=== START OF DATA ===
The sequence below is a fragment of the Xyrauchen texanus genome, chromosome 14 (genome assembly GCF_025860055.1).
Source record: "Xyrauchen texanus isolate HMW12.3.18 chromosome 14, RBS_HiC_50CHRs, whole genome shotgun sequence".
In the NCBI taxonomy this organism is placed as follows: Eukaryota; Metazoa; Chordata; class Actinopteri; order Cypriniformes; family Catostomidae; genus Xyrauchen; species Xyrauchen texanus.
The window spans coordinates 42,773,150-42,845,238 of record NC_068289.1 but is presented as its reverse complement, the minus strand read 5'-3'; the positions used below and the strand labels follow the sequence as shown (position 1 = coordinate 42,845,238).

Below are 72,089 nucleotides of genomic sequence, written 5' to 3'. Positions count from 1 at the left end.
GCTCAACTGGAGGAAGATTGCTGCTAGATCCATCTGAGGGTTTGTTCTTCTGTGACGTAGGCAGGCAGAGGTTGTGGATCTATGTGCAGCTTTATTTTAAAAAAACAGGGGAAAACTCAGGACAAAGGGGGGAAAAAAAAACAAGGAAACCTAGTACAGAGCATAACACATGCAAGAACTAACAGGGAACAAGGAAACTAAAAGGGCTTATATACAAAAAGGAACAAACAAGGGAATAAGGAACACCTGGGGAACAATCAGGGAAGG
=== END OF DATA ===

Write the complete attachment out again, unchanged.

The sequence below is a fragment of the Xyrauchen texanus genome, chromosome 14 (genome assembly GCF_025860055.1).
Source record: "Xyrauchen texanus isolate HMW12.3.18 chromosome 14, RBS_HiC_50CHRs, whole genome shotgun sequence".
In the NCBI taxonomy this organism is placed as follows: Eukaryota; Metazoa; Chordata; class Actinopteri; order Cypriniformes; family Catostomidae; genus Xyrauchen; species Xyrauchen texanus.
The window spans coordinates 42,773,150-42,845,238 of record NC_068289.1 but is presented as its reverse complement, the minus strand read 5'-3'; the positions used below and the strand labels follow the sequence as shown (position 1 = coordinate 42,845,238).

Below are 72,089 nucleotides of genomic sequence, written 5' to 3'. Positions count from 1 at the left end.
GCTCAACTGGAGGAAGATTGCTGCTAGATCCATCTGAGGGTTTGTTCTTCTGTGACGTAGGCAGGCAGAGGTTGTGGATCTATGTGCAGCTTTATTTTAAAAAAACAGGGGAAAACTCAGGACAAAGGGGGGAAAAAAAAACAAGGAAACCTAGTACAGAGCATAACACATGCAAGAACTAACAGGGAACAAGGAAACTAAAAGGGCTTATATACAAAAAGGAACAAACAAGGGAATAAGGAACACCTGGGGAACAATCAGGGAAGG